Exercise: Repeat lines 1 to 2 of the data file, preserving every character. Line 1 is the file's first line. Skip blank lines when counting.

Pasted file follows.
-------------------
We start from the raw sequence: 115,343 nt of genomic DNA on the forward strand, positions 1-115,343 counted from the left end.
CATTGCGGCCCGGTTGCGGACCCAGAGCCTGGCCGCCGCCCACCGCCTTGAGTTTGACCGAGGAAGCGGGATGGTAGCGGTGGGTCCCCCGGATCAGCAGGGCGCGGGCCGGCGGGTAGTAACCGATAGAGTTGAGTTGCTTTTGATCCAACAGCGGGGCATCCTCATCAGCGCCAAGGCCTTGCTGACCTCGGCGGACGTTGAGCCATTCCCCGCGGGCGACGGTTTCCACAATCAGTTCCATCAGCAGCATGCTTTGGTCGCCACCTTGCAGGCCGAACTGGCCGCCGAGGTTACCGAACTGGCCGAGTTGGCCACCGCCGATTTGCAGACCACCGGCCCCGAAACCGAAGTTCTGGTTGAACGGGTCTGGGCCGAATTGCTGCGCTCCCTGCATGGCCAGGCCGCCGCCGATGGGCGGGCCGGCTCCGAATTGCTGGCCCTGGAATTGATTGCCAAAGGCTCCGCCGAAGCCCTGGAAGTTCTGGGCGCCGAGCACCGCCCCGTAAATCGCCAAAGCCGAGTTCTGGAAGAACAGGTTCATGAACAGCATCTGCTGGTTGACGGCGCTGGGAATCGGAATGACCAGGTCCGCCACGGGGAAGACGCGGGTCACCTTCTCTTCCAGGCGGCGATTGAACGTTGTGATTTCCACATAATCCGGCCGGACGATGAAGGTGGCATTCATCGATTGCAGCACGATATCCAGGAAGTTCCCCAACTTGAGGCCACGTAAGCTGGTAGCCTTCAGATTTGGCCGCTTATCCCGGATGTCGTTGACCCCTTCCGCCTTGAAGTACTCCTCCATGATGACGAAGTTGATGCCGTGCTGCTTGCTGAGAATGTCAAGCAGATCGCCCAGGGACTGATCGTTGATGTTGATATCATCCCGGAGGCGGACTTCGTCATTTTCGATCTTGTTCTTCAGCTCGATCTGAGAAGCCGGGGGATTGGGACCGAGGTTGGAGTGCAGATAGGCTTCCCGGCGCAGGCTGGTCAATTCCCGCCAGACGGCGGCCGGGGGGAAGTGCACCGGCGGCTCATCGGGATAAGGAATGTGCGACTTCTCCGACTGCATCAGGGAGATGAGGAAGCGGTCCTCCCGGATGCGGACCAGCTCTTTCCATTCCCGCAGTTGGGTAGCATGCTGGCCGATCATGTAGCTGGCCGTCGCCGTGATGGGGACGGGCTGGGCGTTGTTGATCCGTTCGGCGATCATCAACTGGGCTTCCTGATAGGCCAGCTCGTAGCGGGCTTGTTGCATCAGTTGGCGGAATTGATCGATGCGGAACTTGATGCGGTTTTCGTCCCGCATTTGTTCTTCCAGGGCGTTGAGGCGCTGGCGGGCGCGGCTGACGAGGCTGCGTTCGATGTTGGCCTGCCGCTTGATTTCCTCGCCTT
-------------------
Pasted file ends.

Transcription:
We start from the raw sequence: 115,343 nt of genomic DNA on the forward strand, positions 1-115,343 counted from the left end.
CATTGCGGCCCGGTTGCGGACCCAGAGCCTGGCCGCCGCCCACCGCCTTGAGTTTGACCGAGGAAGCGGGATGGTAGCGGTGGGTCCCCCGGATCAGCAGGGCGCGGGCCGGCGGGTAGTAACCGATAGAGTTGAGTTGCTTTTGATCCAACAGCGGGGCATCCTCATCAGCGCCAAGGCCTTGCTGACCTCGGCGGACGTTGAGCCATTCCCCGCGGGCGACGGTTTCCACAATCAGTTCCATCAGCAGCATGCTTTGGTCGCCACCTTGCAGGCCGAACTGGCCGCCGAGGTTACCGAACTGGCCGAGTTGGCCACCGCCGATTTGCAGACCACCGGCCCCGAAACCGAAGTTCTGGTTGAACGGGTCTGGGCCGAATTGCTGCGCTCCCTGCATGGCCAGGCCGCCGCCGATGGGCGGGCCGGCTCCGAATTGCTGGCCCTGGAATTGATTGCCAAAGGCTCCGCCGAAGCCCTGGAAGTTCTGGGCGCCGAGCACCGCCCCGTAAATCGCCAAAGCCGAGTTCTGGAAGAACAGGTTCATGAACAGCATCTGCTGGTTGACGGCGCTGGGAATCGGAATGACCAGGTCCGCCACGGGGAAGACGCGGGTCACCTTCTCTTCCAGGCGGCGATTGAACGTTGTGATTTCCACATAATCCGGCCGGACGATGAAGGTGGCATTCATCGATTGCAGCACGATATCCAGGAAGTTCCCCAACTTGAGGCCACGTAAGCTGGTAGCCTTCAGATTTGGCCGCTTATCCCGGATGTCGTTGACCCCTTCCGCCTTGAAGTACTCCTCCATGATGACGAAGTTGATGCCGTGCTGCTTGCTGAGAATGTCAAGCAGATCGCCCAGGGACTGATCGTTGATGTTGATATCATCCCGGAGGCGGACTTCGTCATTTTCGATCTTGTTCTTCAGCTCGATCTGAGAAGCCGGGGGATTGGGACCGAGGTTGGAGTGCAGATAGGCTTCCCGGCGCAGGCTGGTCAATTCCCGCCAGACGGCGGCCGGGGGGAAGTGCACCGGCGGCTCATCGGGATAAGGAATGTGCGACTTCTCCGACTGCATCAGGGAGATGAGGAAGCGGTCCTCCCGGATGCGGACCAGCTCTTTCCATTCCCGCAGTTGGGTAGCATGCTGGCCGATCATGTAGCTGGCCGTCGCCGTGATGGGGACGGGCTGGGCGTTGTTGATCCGTTCGGCGATCATCAACTGGGCTTCCTGATAGGCCAGCTCGTAGCGGGCTTGTTGCATCAGTTGGCGGAATTGATCGATGCGGAACTTGATGCGGTTTTCGTCCCGCATTTGTTCTTCCAGGGCGTTGAGGCGCTGGCGGGCGCGGCTGACGAGGCTGCGTTCGATGTTGGCCTGCCGCTTGATTTCCTCGCCTT